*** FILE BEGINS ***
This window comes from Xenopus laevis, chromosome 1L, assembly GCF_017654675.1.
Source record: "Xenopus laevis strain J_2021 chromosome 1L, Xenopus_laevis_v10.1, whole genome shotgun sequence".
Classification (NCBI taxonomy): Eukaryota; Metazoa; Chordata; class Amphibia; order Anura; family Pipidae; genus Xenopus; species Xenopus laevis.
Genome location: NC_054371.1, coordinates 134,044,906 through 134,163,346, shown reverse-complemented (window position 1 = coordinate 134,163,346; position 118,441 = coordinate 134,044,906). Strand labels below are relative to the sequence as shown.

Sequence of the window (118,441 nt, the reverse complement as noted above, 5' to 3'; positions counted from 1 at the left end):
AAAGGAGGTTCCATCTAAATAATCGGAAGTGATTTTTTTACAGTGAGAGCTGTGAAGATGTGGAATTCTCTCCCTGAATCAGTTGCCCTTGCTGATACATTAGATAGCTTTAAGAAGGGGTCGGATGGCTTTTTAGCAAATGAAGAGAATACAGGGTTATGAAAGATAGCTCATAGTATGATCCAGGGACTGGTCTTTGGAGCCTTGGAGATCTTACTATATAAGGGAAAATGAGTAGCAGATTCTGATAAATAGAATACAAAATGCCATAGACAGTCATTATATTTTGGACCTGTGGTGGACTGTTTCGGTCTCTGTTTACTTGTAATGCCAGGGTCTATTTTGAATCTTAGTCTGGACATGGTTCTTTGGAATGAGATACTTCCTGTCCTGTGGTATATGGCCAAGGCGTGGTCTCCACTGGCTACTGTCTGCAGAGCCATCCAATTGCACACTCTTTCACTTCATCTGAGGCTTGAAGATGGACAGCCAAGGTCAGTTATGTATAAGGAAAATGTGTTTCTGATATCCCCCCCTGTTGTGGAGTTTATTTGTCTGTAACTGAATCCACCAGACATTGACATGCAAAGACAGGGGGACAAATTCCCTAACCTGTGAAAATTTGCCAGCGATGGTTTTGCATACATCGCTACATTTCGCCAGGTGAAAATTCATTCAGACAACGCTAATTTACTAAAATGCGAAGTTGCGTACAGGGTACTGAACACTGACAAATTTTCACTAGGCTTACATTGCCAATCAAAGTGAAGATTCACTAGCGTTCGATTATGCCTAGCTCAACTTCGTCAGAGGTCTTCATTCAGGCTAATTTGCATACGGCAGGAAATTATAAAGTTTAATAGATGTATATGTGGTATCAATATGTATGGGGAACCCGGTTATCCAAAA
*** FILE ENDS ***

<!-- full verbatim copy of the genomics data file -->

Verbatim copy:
This window comes from Xenopus laevis, chromosome 1L, assembly GCF_017654675.1.
Source record: "Xenopus laevis strain J_2021 chromosome 1L, Xenopus_laevis_v10.1, whole genome shotgun sequence".
Classification (NCBI taxonomy): Eukaryota; Metazoa; Chordata; class Amphibia; order Anura; family Pipidae; genus Xenopus; species Xenopus laevis.
Genome location: NC_054371.1, coordinates 134,044,906 through 134,163,346, shown reverse-complemented (window position 1 = coordinate 134,163,346; position 118,441 = coordinate 134,044,906). Strand labels below are relative to the sequence as shown.

Sequence of the window (118,441 nt, the reverse complement as noted above, 5' to 3'; positions counted from 1 at the left end):
AAAGGAGGTTCCATCTAAATAATCGGAAGTGATTTTTTTACAGTGAGAGCTGTGAAGATGTGGAATTCTCTCCCTGAATCAGTTGCCCTTGCTGATACATTAGATAGCTTTAAGAAGGGGTCGGATGGCTTTTTAGCAAATGAAGAGAATACAGGGTTATGAAAGATAGCTCATAGTATGATCCAGGGACTGGTCTTTGGAGCCTTGGAGATCTTACTATATAAGGGAAAATGAGTAGCAGATTCTGATAAATAGAATACAAAATGCCATAGACAGTCATTATATTTTGGACCTGTGGTGGACTGTTTCGGTCTCTGTTTACTTGTAATGCCAGGGTCTATTTTGAATCTTAGTCTGGACATGGTTCTTTGGAATGAGATACTTCCTGTCCTGTGGTATATGGCCAAGGCGTGGTCTCCACTGGCTACTGTCTGCAGAGCCATCCAATTGCACACTCTTTCACTTCATCTGAGGCTTGAAGATGGACAGCCAAGGTCAGTTATGTATAAGGAAAATGTGTTTCTGATATCCCCCCCTGTTGTGGAGTTTATTTGTCTGTAACTGAATCCACCAGACATTGACATGCAAAGACAGGGGGACAAATTCCCTAACCTGTGAAAATTTGCCAGCGATGGTTTTGCATACATCGCTACATTTCGCCAGGTGAAAATTCATTCAGACAACGCTAATTTACTAAAATGCGAAGTTGCGTACAGGGTACTGAACACTGACAAATTTTCACTAGGCTTACATTGCCAATCAAAGTGAAGATTCACTAGCGTTCGATTATGCCTAGCTCAACTTCGTCAGAGGTCTTCATTCAGGCTAATTTGCATACGGCAGGAAATTATAAAGTTTAATAGATGTATATGTGGTATCAATATGTATGGGGAACCCGGTTATCCAAAA